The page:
CLICK HERE TO REMOVE THESE ADVERTS


Page 2 of 3 FirstFirst 123 LastLast
Results 11 to 20 of 29

Thread: What Tools and Spares do you carry?

  1. #11

    Member Number
    60568
    Join Date
    Jun 2016
    Posts
    2,857
    Motorhome
    VW LT 2.8TDi Self-Build Camperbus


    CLICK HERE TO REMOVE THESE ADVERTS
    Quote Originally Posted by Byronic View Post
    But you can't generally call the recovery service if your waste tank has worked loose, some wiring in the
    hab area has burnt out. window or vent leaks, or the elevating bed jams etc. etc. if you don't carry "some" basic tools, and know how to use them then you're at the mercy of whomever you have to call upon to fix
    or bodge, possibly in the back of beyond.
    I've heard tales of recovery services taking hours to get to a call out, typically say a puncture,
    something which only normally only takes 15 minutes.
    Exactly so.

    In a car you may be able to rely on AA/etc. but in a Campervan it is a different situation entirely. And even if YOU are not in a position to use tools carried (ability/strength/mobility), maybe someone who can will be able to help out?

    In my list I could have added Spare Wheel and also Heavy Duty Tyre Inflator.
    (plus half a bottle of Rum if all else fails )
    Fed up with the Whingers and Moaners. PMs Turned Off. Sayonara
    Likes N/A, trevskoda, daygoboy liked this post

  2. #12
    Byronic Guest
    It's all down to personal choice, I would never preach what I believe to be best for any
    particular individual, only for myself. I can quite understand somebody setting off for
    their annual 3 or 4 weeks relaxation just throwing a certain level of caution to the wind and relying on recovery
    and getting someone else, paid or otherwise to sort out any problems. Even if they
    themselves happen to be a time served mechanic, gas engineer and electrician rolled into one
    with the physique of Arnie.
    If you haven't got the skills or physical capabilities then you have no choice, other than as
    has been said you carry a few things with you, especially if specific to your vehicle. Numero one IMO
    is to have the Handbook with you, the number of times I've seen and had vehicles jacked
    on the wrong point by the likes of Quik Fit "trained" fitters! Then the poor old owner drives
    off wondering why his vehicle steers different. "You must have hit a pothole mate".LOL

    If you own a Boxer, Ducato van of the specific vintage and you suspect it may be a 5th gear failure victim,
    it may not be overkill to carry an overhaul kit, if you can get one that is!
    Last edited by Byronic; 07-09-2018 at 15:43.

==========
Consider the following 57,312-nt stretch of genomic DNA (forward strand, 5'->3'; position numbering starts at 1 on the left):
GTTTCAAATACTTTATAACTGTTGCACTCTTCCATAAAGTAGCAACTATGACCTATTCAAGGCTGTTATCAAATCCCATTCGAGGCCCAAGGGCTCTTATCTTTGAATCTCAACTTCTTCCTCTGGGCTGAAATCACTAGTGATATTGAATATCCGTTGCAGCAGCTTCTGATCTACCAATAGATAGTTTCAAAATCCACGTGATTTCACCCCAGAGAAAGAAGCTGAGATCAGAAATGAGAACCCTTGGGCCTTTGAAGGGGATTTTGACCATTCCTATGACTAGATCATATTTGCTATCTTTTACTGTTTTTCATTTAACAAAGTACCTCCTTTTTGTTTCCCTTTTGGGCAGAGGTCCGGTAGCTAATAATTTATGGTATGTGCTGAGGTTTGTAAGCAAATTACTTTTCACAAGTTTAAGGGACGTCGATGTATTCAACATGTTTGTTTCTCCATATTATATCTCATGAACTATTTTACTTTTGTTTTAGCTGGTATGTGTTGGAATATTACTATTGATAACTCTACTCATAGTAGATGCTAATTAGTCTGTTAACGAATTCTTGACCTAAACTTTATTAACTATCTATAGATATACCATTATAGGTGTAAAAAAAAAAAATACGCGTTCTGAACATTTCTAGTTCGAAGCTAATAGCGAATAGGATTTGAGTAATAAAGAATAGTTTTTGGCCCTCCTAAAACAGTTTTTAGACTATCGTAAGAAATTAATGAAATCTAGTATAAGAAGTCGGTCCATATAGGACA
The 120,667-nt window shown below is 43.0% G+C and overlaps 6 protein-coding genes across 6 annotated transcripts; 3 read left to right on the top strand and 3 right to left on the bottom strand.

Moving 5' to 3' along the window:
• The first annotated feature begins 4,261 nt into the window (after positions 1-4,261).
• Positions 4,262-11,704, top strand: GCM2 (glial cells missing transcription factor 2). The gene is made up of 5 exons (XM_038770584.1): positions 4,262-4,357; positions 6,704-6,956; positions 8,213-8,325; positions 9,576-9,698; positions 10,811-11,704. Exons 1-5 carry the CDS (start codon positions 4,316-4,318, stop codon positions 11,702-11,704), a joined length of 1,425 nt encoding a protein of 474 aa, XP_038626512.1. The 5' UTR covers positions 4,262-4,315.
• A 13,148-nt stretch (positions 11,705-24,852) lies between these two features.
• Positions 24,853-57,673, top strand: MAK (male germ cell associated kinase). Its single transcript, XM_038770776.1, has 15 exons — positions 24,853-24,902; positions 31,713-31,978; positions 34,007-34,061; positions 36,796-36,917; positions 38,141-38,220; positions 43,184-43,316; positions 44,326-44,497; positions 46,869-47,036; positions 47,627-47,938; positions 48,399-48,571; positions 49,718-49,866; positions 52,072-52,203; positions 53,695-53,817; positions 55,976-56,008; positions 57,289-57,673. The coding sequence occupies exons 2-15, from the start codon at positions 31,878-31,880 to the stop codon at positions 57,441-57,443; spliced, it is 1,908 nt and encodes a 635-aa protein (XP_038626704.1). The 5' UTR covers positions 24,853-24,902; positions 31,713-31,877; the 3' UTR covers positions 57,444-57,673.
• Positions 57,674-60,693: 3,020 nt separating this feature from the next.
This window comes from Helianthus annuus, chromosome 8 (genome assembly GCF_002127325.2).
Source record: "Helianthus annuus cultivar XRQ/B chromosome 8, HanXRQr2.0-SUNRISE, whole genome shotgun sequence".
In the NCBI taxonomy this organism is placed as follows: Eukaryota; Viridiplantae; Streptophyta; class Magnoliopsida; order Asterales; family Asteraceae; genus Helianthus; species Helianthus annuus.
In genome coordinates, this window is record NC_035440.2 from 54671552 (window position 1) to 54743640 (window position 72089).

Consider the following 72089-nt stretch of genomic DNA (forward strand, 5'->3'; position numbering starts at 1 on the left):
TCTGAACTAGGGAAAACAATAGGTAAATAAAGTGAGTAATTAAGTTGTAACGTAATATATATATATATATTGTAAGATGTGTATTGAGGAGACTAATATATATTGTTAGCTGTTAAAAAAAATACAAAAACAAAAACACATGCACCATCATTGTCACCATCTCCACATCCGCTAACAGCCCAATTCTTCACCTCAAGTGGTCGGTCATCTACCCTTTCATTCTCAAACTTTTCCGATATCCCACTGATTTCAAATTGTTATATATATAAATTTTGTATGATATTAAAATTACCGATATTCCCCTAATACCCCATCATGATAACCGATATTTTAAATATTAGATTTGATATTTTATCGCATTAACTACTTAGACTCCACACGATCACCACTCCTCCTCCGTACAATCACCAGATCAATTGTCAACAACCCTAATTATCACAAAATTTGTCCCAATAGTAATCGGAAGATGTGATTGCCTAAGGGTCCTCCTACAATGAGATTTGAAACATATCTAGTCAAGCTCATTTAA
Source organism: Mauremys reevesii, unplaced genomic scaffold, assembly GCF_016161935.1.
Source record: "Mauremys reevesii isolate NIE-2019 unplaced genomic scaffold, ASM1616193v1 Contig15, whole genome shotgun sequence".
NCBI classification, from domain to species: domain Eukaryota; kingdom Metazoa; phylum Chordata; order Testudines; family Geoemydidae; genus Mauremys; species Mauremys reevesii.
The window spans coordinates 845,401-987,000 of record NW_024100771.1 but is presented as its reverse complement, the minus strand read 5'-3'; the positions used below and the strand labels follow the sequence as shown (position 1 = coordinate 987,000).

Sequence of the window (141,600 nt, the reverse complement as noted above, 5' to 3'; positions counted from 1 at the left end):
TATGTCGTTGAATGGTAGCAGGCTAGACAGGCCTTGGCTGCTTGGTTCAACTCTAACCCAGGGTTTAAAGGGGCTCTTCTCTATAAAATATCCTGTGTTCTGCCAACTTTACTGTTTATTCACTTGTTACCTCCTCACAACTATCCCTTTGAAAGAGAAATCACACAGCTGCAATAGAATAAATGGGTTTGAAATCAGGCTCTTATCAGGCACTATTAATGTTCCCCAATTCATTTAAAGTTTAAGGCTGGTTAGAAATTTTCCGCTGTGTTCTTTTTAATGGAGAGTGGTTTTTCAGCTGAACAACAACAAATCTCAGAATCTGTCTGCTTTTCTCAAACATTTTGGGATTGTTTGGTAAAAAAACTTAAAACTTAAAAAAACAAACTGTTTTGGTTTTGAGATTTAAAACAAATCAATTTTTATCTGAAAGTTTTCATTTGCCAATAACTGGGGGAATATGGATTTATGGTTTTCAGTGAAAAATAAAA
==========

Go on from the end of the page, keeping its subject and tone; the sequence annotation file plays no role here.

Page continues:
Likes trevskoda liked this post

  3. #13

    Member Number
    51094
    Join Date
    Jun 2015
    Posts
    964
    Location
    On the hoof
    Motorhome
    Adria Sonic Supreme

    Water pump

    Resurrecting this thread

    Return to the U.K. in a few weeks so ordering door catches etc that have failed on this trip.

    I know various people have told me that a spare water pump is also a pare one should carry ... ours will be 3 years old soon. So Iíve emailed Lilie to see if they still make the one we have / what is the drop in replacement.

    We havenít got spare internal LEDs - should we?

    Anything else?

    Thanks
    Katherine

  4. #14

    Member Number
    63183
    Join Date
    Aug 2016
    Posts
    151
    Location
    North East
    Motorhome
    VW T4 Holdsworth

    Tools

    Socket set common selections, selection of ring spanners, screwdrivers and two pinch bars, small 12v compressor 250 psi max.
    Selection of fuses,electrical connectors,insulation tape,various electrical cable and trusty multimeter.
    Spare bulbs completed kit for T4, some spare led lights for hab area.

    Engine oil small bottle of coolant spare alternator belt, spare wing mirror glass (cracked but in van as a spare if one of the others goes south) and the most important GAFFA Tape

    And my AA card but i do like the idea of being self sufficient.
    Life is not measured by the number of breaths we take, but by the moments that take our breath away.
    Likes Clunegapyears liked this post
    Thanks Clunegapyears thanked for this post

  5. #15

    Member Number
    81360
    Join Date
    May 2019
    Posts
    218
    Quote Originally Posted by mjvw View Post
    Socket set common selections, selection of ring spanners, screwdrivers and two pinch bars, small 12v compressor 250 psi max.:
    I wouldn't worry too much about such a high pressure rating. So long as it exceeds the max. tyre pressure
    you need,then it's a good air flow rate that makes the pump practical to use. The Ring models all have
    their Litres per Minute stated for comparison, and how long it takes to inflate a car tyre from O to say
    35psi or something similar.
    High pressure, but small volume means you'll likely be waiting all day.
    Likes trevskoda liked this post

  6. #16

    Member Number
    71110
    Join Date
    Jul 2017
    Posts
    57